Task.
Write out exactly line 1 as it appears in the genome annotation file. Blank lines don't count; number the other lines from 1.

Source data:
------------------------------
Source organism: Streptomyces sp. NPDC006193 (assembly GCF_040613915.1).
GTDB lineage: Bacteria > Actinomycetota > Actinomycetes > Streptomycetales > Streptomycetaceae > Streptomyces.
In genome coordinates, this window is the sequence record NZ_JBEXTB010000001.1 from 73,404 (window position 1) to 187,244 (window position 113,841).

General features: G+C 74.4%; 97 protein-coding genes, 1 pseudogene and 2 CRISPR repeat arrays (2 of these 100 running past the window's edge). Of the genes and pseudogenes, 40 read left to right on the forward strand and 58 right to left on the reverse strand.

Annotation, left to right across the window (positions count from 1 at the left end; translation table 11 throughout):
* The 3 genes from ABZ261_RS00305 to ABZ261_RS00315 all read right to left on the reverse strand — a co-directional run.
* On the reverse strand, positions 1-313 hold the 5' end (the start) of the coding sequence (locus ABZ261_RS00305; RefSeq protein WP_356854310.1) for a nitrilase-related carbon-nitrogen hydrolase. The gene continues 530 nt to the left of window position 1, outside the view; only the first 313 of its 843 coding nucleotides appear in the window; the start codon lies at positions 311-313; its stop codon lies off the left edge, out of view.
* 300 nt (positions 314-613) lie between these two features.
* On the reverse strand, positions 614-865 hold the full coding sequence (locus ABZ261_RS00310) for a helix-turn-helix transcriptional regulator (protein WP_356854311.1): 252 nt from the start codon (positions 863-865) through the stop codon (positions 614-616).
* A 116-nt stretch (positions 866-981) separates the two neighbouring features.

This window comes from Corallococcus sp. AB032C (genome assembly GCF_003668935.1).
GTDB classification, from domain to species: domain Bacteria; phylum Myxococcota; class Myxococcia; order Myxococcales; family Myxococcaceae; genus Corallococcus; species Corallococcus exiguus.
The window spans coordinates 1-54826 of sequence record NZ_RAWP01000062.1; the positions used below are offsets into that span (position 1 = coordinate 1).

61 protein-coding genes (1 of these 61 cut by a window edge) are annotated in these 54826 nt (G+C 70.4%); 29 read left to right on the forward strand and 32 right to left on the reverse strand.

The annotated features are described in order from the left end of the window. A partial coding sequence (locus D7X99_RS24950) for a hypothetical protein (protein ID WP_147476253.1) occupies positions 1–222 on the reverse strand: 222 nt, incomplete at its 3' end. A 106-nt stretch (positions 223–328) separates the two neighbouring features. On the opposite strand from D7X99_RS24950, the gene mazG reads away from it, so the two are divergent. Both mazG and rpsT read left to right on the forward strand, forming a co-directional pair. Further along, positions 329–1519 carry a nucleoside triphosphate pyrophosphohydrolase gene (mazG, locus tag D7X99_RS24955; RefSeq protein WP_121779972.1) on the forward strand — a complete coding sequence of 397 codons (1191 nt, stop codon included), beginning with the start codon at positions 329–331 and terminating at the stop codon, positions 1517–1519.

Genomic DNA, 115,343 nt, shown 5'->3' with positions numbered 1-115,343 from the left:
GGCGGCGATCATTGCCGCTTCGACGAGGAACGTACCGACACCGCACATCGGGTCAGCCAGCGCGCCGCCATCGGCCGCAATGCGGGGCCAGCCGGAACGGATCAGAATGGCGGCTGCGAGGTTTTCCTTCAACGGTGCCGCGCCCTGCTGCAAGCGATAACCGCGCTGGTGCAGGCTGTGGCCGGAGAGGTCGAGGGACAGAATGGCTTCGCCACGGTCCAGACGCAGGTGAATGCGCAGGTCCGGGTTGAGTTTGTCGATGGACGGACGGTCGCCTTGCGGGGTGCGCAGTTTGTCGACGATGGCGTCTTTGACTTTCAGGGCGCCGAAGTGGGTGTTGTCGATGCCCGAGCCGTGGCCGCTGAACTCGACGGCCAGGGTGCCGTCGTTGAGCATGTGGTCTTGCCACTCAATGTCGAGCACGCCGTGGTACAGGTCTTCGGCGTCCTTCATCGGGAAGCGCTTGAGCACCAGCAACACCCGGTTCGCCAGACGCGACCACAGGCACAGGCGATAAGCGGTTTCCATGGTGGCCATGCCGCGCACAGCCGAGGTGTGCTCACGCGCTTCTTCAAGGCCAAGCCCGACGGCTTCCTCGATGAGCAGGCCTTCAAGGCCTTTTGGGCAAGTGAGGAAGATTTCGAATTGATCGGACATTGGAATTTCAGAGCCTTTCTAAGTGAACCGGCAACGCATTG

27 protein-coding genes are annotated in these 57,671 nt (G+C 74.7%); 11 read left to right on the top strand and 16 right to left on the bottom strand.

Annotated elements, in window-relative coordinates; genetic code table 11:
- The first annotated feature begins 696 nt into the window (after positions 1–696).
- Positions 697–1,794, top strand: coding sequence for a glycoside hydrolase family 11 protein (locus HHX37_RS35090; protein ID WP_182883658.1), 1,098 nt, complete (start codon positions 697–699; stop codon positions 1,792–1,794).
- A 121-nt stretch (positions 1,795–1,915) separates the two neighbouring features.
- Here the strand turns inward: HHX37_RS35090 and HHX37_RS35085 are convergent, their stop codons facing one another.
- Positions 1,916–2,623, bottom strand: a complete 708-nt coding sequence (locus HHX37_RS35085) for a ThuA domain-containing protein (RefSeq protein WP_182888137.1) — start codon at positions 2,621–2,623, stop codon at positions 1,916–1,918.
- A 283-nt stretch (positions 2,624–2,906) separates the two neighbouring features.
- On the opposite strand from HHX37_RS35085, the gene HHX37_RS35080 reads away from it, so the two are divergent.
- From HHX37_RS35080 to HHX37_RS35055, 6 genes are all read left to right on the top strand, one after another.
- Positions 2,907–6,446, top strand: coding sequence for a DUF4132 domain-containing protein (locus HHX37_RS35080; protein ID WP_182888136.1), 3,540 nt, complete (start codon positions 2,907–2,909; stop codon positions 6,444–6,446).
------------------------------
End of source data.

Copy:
Source organism: Streptomyces sp. NPDC006193 (assembly GCF_040613915.1).